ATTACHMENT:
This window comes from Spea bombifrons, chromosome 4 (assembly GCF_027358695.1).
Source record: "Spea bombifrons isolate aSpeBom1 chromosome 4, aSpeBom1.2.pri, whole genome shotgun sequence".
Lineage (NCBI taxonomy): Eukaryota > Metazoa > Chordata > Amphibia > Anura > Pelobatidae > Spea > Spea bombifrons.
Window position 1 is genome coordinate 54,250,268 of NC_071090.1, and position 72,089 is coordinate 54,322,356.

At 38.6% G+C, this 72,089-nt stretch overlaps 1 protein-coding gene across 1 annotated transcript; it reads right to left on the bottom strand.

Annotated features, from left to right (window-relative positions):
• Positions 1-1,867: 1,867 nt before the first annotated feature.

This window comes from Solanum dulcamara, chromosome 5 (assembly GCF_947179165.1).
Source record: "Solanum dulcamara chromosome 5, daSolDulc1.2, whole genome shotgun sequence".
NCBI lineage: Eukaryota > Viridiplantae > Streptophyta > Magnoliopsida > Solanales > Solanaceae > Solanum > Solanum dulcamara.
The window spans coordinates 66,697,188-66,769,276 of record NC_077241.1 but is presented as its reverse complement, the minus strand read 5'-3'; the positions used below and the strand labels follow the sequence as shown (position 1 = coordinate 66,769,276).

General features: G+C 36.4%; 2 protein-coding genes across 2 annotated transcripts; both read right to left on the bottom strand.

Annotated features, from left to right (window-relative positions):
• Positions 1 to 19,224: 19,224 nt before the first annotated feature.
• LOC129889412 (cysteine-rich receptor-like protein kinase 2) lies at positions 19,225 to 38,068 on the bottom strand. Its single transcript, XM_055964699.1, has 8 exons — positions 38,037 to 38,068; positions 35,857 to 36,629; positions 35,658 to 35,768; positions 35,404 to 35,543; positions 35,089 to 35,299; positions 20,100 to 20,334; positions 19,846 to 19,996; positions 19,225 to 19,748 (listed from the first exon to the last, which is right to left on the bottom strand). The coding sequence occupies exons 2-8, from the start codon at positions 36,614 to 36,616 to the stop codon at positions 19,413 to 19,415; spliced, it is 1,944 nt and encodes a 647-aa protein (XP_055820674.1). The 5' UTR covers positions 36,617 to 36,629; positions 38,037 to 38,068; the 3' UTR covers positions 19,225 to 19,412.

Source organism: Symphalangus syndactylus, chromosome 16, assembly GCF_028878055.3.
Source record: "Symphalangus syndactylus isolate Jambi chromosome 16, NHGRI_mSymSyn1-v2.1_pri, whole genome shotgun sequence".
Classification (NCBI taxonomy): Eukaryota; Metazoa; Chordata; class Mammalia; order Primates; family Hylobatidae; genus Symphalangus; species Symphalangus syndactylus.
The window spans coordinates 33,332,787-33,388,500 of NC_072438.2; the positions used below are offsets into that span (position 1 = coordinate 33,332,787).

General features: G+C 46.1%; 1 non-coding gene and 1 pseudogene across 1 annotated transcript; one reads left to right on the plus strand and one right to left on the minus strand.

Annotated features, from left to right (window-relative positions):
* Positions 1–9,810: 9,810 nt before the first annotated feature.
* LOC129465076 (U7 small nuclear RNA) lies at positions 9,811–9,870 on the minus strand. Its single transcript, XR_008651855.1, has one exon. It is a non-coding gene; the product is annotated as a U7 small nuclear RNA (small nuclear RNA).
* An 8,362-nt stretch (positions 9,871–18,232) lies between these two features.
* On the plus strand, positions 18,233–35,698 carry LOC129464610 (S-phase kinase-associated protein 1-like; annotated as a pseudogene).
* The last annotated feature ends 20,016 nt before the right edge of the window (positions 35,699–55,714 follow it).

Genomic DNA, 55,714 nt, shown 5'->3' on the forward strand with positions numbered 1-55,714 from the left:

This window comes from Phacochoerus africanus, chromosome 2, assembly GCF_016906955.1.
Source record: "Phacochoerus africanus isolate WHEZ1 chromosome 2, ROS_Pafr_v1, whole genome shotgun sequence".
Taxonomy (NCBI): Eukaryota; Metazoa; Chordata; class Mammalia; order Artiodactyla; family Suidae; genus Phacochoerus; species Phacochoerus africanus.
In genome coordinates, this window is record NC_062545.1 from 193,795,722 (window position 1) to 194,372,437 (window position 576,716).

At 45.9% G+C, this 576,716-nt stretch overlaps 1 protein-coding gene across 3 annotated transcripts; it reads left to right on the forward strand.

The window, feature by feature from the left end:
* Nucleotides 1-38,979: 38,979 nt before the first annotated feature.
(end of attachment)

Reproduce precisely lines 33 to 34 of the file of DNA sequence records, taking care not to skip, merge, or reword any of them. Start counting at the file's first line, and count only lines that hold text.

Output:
The window, feature by feature from the left end:
* Nucleotides 1-38,979: 38,979 nt before the first annotated feature.